Say this happens early in the AM. You have another tweet scheduled to appear in another hour. The person who pointed out your broken link sees the new tweet and wonders – did you even read my comment, Mr. I-Know-Everything-About-Social-Media?
What to do about it: Catch up on the comments when you get online and respond to them. Delayed response is better than none. People understand not all of us are glued to our Twitter all the time.
Harm to Your Company’s Reputation
Now this is different from merely acknowledging a comment or starting a conversation with a stranger. Many brands use Twitter as part of their customer service. Customers expect quick responses to their queries on social. People tend to get impatient on social, since it’s a live platform where delays in addressing queries are taken as a lack of professionalism.
With automated tweets, however, businesses give people the impression they are online all the time, encouraging customers to engage with them. If there is no response, customers might feel they are being ignored.
Worse would be for a customer query that has not only not been acknowledged to be followed by yet another automated tweet – completely oblivious to the customer’s grievance.
What to do about it: Post the hours you will be available for addressing customer queries, preferably every day at the time of signing off.
Critical Remarks Left Unaddressed
When someone criticizes you, your business, or merely a tweet of yours, you don’t want to leave those negative vibes floating around for long. Leaving criticism unaddressed (we are not talking about trolls, but criticism which people feel justified in making) can potentially harm the reputation of your brand.
What to do about it: With automated tweets you might not be around to address the remarks in real time, but you want to do that soon as you are back online to contain the damage.
People are usually forgiving when businesses not only apologize for the inconvenience caused to their customers but also for delayed responses.
Automatic Favoriting, Follow-backs, and DMs can be Detrimental
With the help of certain IFTTT Twitter recipes, individuals and businesses can auto favorite tweets, auto follow back new followers, as well as set-up automated DMs, among many other things.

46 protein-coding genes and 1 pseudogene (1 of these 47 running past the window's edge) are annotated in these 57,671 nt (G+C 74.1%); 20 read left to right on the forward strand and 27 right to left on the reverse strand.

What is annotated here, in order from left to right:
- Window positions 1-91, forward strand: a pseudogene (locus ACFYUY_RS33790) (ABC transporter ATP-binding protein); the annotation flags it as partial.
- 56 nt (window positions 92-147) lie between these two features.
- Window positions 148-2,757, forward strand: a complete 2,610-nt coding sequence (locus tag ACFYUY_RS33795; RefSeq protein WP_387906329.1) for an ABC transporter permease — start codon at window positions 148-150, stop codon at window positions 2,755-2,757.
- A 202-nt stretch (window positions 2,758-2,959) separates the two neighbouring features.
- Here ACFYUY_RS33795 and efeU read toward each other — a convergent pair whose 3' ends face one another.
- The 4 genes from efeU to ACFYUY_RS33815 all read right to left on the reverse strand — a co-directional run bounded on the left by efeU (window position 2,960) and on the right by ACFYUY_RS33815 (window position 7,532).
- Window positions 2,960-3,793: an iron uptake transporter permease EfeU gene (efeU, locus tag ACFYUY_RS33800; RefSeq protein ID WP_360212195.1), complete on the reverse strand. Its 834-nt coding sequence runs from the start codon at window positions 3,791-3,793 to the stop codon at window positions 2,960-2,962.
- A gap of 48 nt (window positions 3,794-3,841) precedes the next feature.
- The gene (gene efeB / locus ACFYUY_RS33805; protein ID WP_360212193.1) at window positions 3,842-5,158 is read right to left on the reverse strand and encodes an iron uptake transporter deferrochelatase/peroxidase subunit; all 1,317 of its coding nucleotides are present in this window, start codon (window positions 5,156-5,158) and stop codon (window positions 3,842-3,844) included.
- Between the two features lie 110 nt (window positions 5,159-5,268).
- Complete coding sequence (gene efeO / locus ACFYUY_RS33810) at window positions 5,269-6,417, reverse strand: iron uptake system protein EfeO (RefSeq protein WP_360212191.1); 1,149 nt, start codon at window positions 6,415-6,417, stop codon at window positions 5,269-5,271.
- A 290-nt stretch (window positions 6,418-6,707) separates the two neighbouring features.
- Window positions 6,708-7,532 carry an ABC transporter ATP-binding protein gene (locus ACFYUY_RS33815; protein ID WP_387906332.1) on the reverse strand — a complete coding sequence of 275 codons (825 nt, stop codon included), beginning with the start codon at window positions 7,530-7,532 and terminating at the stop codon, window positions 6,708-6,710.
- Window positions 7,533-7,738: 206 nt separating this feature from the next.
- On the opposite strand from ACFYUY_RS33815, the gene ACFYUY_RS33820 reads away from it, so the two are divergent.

Unfortunately, automation exercises no discretion. Merely selecting certain keywords and setting up a recipe to favorite tweets that contain those words, or even posts made by certain people, can lead to embarrassing stuff given the uncertain nature of what others might post.
Auto following back spammy businesses or individuals with dodgy records doesn’t serve you either. Also, Twitter limits the amount of accounts you can follow. You don’t want to waste those follows on spammy or useless Twitter users!
What to do about it: You need to know what is being favorited in your name. Immediately unfollow people or businesses that do not inspire confidence in you. We are a bit ambivalent towards auto-DMs, though they could work with personalization and humor. Don’t cram it with information people can easily find on your profile – I love Internet Marketing and chasing rabbits in my spare time. For whatever reasons, it’s just not the same as sending people a welcome email. They haven’t subscribed to your blog; they have simply followed you on Twitter. Act accordingly!
Use Automation Wisely for Maximum Benefits
Twitter automation is a great help for small businesses and busy individuals. Scheduling tweets takes a load off your shoulders. But at the end of the day, it’s just a tool, programmed to function a certain way. Don’t let it lull you into a false sense of security.
The ultimate goal of a social platform is engagement. Automation cannot be a substitute for that. Automation or not, you still have to be alert to know what’s going on with your Twitter profile and be quick to act.
Featured Image: Image by Imaginovation. Used with permission.
In-post Image: Image by Imaginovation. Used with permission